VLC Media Player crashes with .avi files

Discussion in 'Video Hardware' started by SparkyGuy, Jun 26, 2009.

  1. No, these were media computers, not connected to the internet or
    anything, so no AV.

    Martin Heffels, Jun 29, 2009
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  2. Or maybe I am just unlucky. I have FCP freeze frequently, and once in
    a while in such a bad state that the whole computer is frozen, which I
    consider to be a crash.

    Martin Heffels, Jun 29, 2009
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  3. SparkyGuy

    Smarty Guest

    Consider me amongst the unlucky ones also Martin, since I also found FCP to
    occasionally freeze, always run slowly, and generally add complexity to my
    Smarty, Jun 29, 2009
  4. Most of the Vista drivers should work. For instance the Nvidia drivers
    for Vista work, but the Windows 7 drivers are better. Obviously, this
    won't work for everything. Quite a lot of companis are mum when it
    comes to questions about Windows 7 driver development.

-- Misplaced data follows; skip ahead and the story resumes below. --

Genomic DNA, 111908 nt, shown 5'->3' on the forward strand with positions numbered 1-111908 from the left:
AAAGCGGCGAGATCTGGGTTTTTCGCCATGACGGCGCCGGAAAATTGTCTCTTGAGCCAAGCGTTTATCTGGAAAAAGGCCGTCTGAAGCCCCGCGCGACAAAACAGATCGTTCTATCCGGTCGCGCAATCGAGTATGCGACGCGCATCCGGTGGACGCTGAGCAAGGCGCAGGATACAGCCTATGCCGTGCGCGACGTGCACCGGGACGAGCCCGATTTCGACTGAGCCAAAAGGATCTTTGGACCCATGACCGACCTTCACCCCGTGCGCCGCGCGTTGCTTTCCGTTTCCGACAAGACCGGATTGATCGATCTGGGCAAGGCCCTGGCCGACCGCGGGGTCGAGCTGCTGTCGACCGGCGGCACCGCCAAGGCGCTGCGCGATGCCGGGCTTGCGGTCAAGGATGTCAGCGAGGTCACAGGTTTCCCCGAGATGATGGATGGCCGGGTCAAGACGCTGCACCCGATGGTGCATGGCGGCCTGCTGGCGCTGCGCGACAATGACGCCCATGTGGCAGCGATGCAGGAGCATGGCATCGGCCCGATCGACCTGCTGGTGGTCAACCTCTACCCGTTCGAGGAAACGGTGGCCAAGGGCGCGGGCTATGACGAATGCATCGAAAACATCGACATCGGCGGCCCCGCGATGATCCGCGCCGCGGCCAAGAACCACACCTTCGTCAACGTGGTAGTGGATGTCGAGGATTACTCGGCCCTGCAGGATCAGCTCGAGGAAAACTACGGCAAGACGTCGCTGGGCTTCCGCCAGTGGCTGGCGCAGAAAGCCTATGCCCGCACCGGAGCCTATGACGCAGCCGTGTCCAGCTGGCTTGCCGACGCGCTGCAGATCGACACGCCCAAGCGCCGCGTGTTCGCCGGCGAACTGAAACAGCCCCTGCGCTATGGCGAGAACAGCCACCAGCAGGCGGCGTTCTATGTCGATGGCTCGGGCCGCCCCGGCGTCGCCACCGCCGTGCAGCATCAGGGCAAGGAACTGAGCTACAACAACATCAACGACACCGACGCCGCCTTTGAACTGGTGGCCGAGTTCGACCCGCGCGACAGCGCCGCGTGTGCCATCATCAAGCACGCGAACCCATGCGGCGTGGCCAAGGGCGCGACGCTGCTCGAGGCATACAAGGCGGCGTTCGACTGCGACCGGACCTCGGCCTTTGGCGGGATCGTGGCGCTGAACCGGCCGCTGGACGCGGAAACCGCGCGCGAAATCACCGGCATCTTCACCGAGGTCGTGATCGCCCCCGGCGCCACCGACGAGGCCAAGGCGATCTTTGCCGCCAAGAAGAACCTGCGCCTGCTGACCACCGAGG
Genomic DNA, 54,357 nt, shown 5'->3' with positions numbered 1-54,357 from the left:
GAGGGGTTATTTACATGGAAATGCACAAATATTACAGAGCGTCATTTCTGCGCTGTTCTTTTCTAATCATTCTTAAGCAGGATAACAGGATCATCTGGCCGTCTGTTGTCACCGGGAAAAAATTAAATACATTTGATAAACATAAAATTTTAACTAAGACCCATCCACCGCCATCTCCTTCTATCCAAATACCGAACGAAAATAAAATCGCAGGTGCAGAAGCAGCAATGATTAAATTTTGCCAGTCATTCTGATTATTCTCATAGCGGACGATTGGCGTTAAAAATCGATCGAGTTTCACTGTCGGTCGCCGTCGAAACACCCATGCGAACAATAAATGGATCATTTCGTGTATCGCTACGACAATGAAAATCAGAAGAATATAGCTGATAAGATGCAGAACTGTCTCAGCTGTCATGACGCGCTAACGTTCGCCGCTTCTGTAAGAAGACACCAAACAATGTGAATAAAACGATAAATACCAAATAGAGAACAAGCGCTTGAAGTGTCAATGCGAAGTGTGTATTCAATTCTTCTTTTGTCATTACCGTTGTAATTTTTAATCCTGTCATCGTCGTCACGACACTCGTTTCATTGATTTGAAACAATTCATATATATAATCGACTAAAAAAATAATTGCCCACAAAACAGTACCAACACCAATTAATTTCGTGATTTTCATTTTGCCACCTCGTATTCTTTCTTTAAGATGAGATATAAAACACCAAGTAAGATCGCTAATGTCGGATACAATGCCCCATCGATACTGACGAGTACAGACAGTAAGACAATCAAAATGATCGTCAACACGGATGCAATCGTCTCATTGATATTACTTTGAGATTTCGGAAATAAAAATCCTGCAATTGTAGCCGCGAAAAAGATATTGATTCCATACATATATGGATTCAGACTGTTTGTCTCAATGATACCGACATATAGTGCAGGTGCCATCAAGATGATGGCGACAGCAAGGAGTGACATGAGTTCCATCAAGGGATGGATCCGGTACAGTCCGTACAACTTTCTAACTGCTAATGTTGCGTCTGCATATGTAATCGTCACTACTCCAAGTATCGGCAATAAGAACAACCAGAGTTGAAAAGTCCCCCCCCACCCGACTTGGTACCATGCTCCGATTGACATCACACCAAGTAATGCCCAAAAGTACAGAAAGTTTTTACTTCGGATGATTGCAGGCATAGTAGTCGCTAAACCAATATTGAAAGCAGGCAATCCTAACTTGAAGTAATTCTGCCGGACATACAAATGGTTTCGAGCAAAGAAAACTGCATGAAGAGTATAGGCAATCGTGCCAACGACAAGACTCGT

Martin Heffels, Jun 29, 2009
  5. The latest version of the Realtek HD drivers, v227, supports Windows
    7. Did you try them?


    Martin Heffels, Jun 29, 2009
  6. Yes. I think they are the basic drivers, without the mixer panel and
    all the advanced stuff.

    Martin Heffels, Jun 29, 2009
  7. With DOS that was similar to the excitement of Apple II ;-)
    Win 95 opened up a whole new world cause it was way more advanced than
    Win 3.1 Yes, people where excited about that. Well, thing is, lots
    more people get excited about new Apple goodies than PC goodies, and
    if they are crazy enough to stand in a queue for 2 days, fine with me
    :) I won't be seen in such a queue, no matter what product would be
    released. I simply don't get it.


    Martin Heffels, Jun 29, 2009
  8. SparkyGuy

    J.J. O'Shea Guest

    It's not the drive that's the problem, it's the Dell; Dell boxes, especially
    Optiplex GX machines, have poorly designed enclosures which often cause the